Humane Society to host event to raise awareness, funds for homeless animals

WILLMAR -- The year is still young, but already the staff at the Humane Society of Kandiyohi County has seen a sharp increase in the number of cats and dogs surrendered by owners who can no longer keep their pets.

Humane thing to do
Taya Mergott, left, and Carol Nelson, with the Humane Society of Kandiyohi County, assemble baskets Satur-day for the upcoming Save Our Tails fundraiser. Tribune photo by Ron Adams

WILLMAR -- The year is still young, but already the staff at the Humane Society of Kandiyohi County has seen a sharp increase in the number of cats and dogs surrendered by owners who can no longer keep their pets.

Last year 14 animals were surrendered bet-ween New Year's Day and Jan. 25. This year, 35 had been surrendered as of last weekend. It points to the demand for the Humane Society's services on behalf of homeless pets, said Pam Melander, a volunteer board member with the nonprofit.

As the economy worsens, "I think there's going to be a real need," she said.

The public will have a chance to support the Humane Society at the annual "Save Our Tails" fundraiser Feb. 6 at the Holiday Inn and Willmar Conference Center.

The event, which goes from 6 to 9 p.m., is the Humane Society's major fundraiser of the year. The goal is to raise $15,000 for shelter operational costs ranging from utilities and office supplies to pet food, cat litter and veterinary care. Last year's event netted $12,000.


Martha Alsleben, co-chairman of the benefit, said the evening will include a buffet dinner, supervised games and activities for children, a silent auction of gift baskets and a live auction of home-baked desserts.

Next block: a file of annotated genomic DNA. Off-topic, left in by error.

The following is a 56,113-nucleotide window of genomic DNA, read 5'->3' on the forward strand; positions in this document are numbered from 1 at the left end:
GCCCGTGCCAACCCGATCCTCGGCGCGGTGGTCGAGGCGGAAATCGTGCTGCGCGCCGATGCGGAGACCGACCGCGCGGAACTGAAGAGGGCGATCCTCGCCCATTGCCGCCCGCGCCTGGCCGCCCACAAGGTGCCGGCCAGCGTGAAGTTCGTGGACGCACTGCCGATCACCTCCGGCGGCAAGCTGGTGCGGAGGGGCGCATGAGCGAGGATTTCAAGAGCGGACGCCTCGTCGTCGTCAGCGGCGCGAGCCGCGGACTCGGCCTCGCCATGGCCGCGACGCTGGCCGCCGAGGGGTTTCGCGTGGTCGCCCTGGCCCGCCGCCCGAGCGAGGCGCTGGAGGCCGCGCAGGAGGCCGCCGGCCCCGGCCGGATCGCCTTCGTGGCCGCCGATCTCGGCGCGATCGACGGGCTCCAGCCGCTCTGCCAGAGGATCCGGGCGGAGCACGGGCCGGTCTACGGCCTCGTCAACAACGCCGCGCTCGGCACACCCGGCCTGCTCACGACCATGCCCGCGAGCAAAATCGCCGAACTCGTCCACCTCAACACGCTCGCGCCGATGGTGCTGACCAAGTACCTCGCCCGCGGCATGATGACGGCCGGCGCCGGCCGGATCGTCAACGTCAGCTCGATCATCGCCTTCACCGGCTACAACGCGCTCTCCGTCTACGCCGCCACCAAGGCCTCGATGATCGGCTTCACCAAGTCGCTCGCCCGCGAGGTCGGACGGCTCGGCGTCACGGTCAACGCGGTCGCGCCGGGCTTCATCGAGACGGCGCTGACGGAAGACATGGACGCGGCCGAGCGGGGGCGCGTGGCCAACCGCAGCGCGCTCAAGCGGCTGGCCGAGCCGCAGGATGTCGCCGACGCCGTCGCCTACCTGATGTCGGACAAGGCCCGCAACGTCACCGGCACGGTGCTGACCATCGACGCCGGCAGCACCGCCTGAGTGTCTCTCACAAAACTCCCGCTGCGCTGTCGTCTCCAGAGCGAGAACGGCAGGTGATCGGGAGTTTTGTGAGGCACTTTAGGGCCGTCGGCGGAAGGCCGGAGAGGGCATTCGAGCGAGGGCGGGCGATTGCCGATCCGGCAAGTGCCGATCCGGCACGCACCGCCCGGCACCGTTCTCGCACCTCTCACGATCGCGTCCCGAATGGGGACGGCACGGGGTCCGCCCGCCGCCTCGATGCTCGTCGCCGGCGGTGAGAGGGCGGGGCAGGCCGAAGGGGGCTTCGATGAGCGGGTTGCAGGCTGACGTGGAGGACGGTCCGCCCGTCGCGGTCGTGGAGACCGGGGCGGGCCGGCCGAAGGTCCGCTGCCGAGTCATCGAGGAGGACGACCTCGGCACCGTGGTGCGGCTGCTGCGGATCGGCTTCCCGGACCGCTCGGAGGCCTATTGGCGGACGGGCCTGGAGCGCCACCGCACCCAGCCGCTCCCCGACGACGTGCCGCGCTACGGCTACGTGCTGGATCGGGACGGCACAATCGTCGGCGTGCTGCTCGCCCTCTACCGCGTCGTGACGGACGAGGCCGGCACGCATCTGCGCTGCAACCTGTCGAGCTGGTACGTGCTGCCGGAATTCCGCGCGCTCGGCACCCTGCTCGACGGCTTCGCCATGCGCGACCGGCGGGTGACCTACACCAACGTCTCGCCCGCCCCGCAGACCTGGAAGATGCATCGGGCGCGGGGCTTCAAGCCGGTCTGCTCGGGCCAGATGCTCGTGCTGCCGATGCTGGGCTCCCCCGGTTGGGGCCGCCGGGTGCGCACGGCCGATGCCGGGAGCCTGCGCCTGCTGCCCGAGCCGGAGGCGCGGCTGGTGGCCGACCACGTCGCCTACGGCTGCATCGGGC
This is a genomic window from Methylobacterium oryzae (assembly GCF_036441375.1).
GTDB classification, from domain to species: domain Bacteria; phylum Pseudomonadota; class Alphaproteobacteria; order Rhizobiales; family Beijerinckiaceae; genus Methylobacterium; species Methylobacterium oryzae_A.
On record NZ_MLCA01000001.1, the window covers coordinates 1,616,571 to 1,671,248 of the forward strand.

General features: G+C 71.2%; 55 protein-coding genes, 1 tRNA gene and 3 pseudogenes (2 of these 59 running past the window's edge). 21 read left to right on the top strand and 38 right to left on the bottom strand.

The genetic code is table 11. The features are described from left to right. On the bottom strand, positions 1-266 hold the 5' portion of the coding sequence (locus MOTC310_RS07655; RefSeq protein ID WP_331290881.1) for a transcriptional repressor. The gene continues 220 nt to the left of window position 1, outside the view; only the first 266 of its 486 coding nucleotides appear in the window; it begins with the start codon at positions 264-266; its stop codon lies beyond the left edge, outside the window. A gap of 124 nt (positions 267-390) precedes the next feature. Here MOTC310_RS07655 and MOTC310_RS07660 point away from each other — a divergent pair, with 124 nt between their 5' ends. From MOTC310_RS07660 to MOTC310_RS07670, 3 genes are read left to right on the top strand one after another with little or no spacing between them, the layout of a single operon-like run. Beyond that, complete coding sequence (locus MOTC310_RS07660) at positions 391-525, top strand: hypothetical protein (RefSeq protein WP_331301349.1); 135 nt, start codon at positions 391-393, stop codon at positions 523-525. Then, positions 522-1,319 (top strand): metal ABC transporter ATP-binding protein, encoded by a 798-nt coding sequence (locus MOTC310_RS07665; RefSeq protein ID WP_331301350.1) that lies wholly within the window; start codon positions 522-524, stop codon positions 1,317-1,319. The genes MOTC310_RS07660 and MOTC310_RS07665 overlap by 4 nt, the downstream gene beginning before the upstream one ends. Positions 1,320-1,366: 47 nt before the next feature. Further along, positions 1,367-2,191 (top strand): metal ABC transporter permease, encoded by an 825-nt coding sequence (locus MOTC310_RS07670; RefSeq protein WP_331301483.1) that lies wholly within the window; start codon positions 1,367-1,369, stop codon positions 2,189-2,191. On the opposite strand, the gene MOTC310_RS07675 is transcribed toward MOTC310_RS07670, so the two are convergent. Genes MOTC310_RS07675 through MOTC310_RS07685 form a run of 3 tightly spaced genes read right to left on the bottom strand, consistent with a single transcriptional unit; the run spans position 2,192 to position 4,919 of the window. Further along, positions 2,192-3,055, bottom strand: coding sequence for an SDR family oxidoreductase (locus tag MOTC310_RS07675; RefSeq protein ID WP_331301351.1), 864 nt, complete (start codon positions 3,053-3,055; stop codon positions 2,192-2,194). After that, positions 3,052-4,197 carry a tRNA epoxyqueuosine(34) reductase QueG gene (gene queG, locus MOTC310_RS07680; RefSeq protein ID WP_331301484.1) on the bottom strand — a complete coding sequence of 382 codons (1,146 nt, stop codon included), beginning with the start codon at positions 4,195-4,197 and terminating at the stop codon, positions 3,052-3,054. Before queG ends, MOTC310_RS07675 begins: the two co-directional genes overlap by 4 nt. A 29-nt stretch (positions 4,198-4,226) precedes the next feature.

Numerous local businesses and individuals have chipped in with donations of auction items, she said.

"We're finding that many of them want to donate," she said. "The whole county is getting involved."

Among the items that will be up for bids: a handmade rocking horse, a set of stone-carved putters, a hand-tied fishing rod, ceramics by local artists, and gift baskets designed with themes such as cooking, children's games or wine.

"It's just a whole gamut. It hits about every interest you could want," Alsleben said.

A handmade quilt will be raffled off as well.

Event-goers also will have the opportunity to see the design drawings for the Humane Society's proposed new shelter. Board members will be on hand to answer questions about the project and about the capital campaign that was launched last month.

Alsleben and co-chair Taya Mergott have been working on the Save Our Tails event for almost three months.


"I've got a great fundraising group," Alsleben said. "Everybody takes their area of expertise. They work hard."

Melander said the number of animals admitted to the shelter continues to rise. Last year it reached more than 1,100.

With an annual budget of around $200,000, the Humane Society relies on annual allocations from the city of Willmar and Kandiyohi County, revenue from impound and adoption fees, donations and fundraisers.

The organization usually breaks even each year, but could find itself struggling if donations become more scarce or if the economy results in fewer adoptions and more homeless animals, Melander said.

It's not clear if the number of surrendered pets will continue to rise this year. The number has been mostly stable the past two years, hovering between 225 and 240, and many of these surrenders are simply due to an owner whose life circumstances have changed -- someone who needs to move into assisted living, for instance, Melander said.

The concern is that as more people lose their jobs and lose their homes, more pets might wind up homeless, she said.

"If they can't find somebody else to take them, there really isn't any other choice besides putting them to sleep. What would you do if you had three cats and two dogs and lost your job and had to move into an apartment, and couldn't find someone to take your animals?" Melander said.

The shelter's dog kennels are currently so full that some dogs will likely be transported to shelters in the Twin Cities, to make room for more incoming animals, she said.


Tickets for Save Our Tails are available in advance at the Humane Society of Kandiyohi County, 201 17th St. S.E., Willmar, or at the door the night of the event. Prices are $25 for adults and $7 for children 12 and under. Tickets for the quilt raffle are $2 apiece or three for $5, and are available at the Humane Society.

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